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Jul 31, 2023 | 12:49 pm 385 0

What are the various grades of night vision image tubes?


What are the various grades of night vision image tubes?

A night vision image (NVI) tube is a key design element of any NVDs. It helps the device convert the light collected by the lens and amplify it many times, achieving better image quality. Several classifications separate this device into different categories. All of them are actively used in the description and analysis of the characteristics of optics. To better understand all the nuances of NVI tubes, you need to take some time and read our guide.

What are NVI tubes?

The NVI or image intensifier tube (IIT) is the primary design element of all devices supporting night vision technology. It is nothing more than a vacuum photoelectronic device responsible for converting radiation invisible to humans into a high-quality image. The latter is greatly enhanced by increasing the brightness and contrast, becoming visible to the human eye. The main task of IIT is forming a stream of electrons from the photons of light coming from the lens. A minimum of time is spent on this process, but its significance for obtaining the final result is as enormous as possible.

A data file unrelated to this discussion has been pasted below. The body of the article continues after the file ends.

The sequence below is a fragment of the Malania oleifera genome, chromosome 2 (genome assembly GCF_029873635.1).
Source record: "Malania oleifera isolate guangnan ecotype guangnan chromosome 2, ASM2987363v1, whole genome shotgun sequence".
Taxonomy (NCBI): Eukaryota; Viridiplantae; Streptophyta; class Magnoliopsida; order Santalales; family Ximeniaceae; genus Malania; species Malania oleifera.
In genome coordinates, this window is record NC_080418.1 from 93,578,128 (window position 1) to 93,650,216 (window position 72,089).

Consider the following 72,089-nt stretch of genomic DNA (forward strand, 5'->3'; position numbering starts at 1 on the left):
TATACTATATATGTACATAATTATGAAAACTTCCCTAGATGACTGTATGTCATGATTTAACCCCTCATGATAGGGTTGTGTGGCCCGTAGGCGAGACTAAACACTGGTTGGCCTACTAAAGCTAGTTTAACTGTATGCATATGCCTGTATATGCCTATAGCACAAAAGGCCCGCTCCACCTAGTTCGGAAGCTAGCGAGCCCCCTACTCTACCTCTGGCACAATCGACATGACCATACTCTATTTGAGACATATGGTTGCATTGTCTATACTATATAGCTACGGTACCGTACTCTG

Further, under a particular influence, the number of electrons increases. Photons of light are knocked out of it, forming a multiply amplified stream. Based on it, the final image is formed, on which objects previously outside the field of view of the human eye become visible.

NVI tubes are the primary design element of various night vision devices. The most popular are monoculars, binoculars, scopes, and goggles. Each type of device effectively copes with specific tasks, which allows you to maximize the scope of night optics. From this, we can conclude that NVI tubes enable people to perform various previously impossible work without a bright light source.

Generations NVI tubes

One of the main classifications of all IITs is the division of these structural elements into generations. There is much controversy about the number of such ages and their names. However, according to official terminology, all NVI tubes are divided into five categories. Three of them are essential, and two are intermediate.